They’ve been many occasions I’ve sat at my computer screen agonizing over whether I should use some witty headline or just go for clarity and say exactly what I mean.
Sometimes it’s a genuinely funny one-liner, but more often than not it’s a lame play on words – the type that you roll your eyes at when you see them with nauseating predictability in newspaper headlines.
“Telecom Giant Rings In Record Profits”
“Mining Company Digs Itself Out Of Trouble”
Sometimes we just can’t help ourselves even when we know how bad it is. Yet it’s not limited to bad puns, it can also be visual humor in the form of pictures or videos.
TRYING TO MAKE YOUR AD GO VIRAL
One of the ideas behind embedding humor in advertising is the hope that the ad goes “viral” i.e. people start spreading it for its comedic value.
While this can and does happen, the chance of achieving this is astronomically low. Even if it does happen, the commercial benefit of this is dubious.
Yes, funny gets attention but the question is attention on what?
I’ve always been amazed how companies tolerate ads by their high priced ad agencies where clearly the entire objective is to win some creative award and bring attention to the agency rather than the product or service they purport to be advertising.
Whether or not the ad generated any sales seems secondary and sometimes you even struggle to figure out what product they’re actually advertising.
SOME QUESTIONS TO CONSIDER
The question I like to ask myself when writing ad copy is – do I want to be funny and famous or do I want to be a business success?
These are one and the same if you are John Cleese or Ricky Gervais but for most other business owners these are generally going to be mutually exclusive.
Here are some important questions when considering adding humor to your marketing:
- Will it add to or detract from the message?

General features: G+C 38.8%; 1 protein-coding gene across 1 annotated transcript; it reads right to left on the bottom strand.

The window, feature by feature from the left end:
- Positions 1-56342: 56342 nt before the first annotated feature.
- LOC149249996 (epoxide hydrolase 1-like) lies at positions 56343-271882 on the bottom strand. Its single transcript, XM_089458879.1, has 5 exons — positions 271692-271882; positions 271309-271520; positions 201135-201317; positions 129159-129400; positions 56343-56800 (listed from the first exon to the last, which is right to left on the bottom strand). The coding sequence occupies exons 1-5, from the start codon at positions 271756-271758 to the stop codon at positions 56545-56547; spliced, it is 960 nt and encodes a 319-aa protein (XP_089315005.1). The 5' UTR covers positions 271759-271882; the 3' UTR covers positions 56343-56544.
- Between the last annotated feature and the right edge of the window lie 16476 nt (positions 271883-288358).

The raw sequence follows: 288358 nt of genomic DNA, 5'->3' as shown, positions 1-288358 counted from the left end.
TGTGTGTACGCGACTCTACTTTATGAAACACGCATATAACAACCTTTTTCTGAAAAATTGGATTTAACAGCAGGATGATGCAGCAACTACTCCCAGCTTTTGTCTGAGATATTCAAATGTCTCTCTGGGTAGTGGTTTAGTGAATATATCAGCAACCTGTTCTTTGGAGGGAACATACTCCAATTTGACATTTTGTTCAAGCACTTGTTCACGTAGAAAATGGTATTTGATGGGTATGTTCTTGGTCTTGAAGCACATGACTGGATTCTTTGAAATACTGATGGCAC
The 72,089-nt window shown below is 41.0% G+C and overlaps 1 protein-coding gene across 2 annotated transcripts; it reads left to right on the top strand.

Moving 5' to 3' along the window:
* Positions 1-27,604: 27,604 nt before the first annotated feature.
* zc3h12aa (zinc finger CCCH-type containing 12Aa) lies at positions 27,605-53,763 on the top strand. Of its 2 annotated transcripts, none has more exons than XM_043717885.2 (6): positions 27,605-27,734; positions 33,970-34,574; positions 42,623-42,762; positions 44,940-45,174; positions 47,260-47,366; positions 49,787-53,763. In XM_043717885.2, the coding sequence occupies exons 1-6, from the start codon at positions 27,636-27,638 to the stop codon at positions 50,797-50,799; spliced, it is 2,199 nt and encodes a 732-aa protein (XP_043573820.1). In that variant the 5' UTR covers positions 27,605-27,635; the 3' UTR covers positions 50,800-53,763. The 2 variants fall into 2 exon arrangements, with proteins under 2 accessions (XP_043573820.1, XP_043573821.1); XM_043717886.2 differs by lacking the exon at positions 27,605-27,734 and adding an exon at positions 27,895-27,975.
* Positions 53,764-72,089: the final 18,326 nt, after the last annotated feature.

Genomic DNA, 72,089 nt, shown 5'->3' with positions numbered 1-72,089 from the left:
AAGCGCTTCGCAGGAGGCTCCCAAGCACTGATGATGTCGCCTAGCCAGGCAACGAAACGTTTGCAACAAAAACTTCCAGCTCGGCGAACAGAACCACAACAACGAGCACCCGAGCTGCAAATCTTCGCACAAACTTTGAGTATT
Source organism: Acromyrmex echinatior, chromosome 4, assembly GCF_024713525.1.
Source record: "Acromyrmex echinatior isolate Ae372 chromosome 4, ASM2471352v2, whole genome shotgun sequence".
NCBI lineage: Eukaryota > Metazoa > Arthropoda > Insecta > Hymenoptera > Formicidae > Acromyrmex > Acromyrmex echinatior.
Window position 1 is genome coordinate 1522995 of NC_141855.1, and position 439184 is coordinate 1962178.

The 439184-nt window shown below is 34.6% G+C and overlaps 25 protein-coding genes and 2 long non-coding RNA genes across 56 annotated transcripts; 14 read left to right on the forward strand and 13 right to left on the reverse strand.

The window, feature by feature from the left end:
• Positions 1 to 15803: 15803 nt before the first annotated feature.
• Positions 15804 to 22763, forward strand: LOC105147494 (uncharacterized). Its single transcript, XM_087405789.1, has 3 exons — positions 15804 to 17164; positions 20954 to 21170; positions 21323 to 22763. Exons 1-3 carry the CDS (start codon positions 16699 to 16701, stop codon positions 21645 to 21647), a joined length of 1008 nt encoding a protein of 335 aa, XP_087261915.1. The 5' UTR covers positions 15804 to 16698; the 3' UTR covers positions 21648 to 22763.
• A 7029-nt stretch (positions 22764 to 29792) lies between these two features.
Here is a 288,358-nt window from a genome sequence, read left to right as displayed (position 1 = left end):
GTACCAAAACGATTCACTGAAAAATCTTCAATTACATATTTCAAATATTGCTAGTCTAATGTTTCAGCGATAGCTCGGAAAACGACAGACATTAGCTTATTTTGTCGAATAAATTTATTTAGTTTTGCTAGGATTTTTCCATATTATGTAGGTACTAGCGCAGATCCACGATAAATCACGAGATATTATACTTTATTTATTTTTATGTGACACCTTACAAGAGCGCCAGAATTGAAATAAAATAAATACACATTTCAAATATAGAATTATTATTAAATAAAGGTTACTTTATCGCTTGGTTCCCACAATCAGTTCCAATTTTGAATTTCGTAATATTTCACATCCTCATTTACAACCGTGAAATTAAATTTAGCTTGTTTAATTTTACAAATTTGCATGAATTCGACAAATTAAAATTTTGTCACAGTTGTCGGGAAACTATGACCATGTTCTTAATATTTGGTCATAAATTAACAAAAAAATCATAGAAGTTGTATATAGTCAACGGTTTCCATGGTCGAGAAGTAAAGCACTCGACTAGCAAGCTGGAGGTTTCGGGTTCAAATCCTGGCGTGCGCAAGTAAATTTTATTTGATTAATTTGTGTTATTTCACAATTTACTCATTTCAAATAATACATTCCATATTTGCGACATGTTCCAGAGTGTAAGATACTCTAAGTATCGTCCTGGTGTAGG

- Will it send the reader/listener/viewer on a tangent trying to figure it out?
- Will it frustrate and alienate readers/listeners/viewers who don’t understand the humor or reference?
- Will it offend anyone in my target market?
- Will it distract from the flow of the ad?
- Will some people reading it not bother trying to figure it out?
The answer to one or more of the above questions is usually yes, which is why I often recommend steering clear of humor in marketing.
Humor varies wildly between people of different race, age, demographic, education and cultural background, which is why it can be extremely difficult to pull off.
My advice is usually: choose clarity over cleverness.
It’s hard enough to get a message read, understood then acted upon without adding potential confusion into the mix.
IS THERE EVER A TIME TO USE HUMOR IN MARKETING?
As with most rules, there are exceptions. There are certain situations where using humor can strengthen your marketing message.
If you are targeting a very narrow market that have a very similar demographic profile (e.g. doctors, mechanics, florists) and they are all likely to understand your references, you can build rapport by using “insider” humor.
Positioning yourself as an industry “insider” is a powerful way to build credibility and authority in your niche.
Existing customers are another exception. At least with existing customers, the stakes are lower if they fail to understand your message.
Using humor with existing customers can help with retention and position you as the “fun” or “irreverent” alternative to your stodgy competition.
Depending on the product or service you sell and who you sell it to, this can bring significant goodwill to your brand.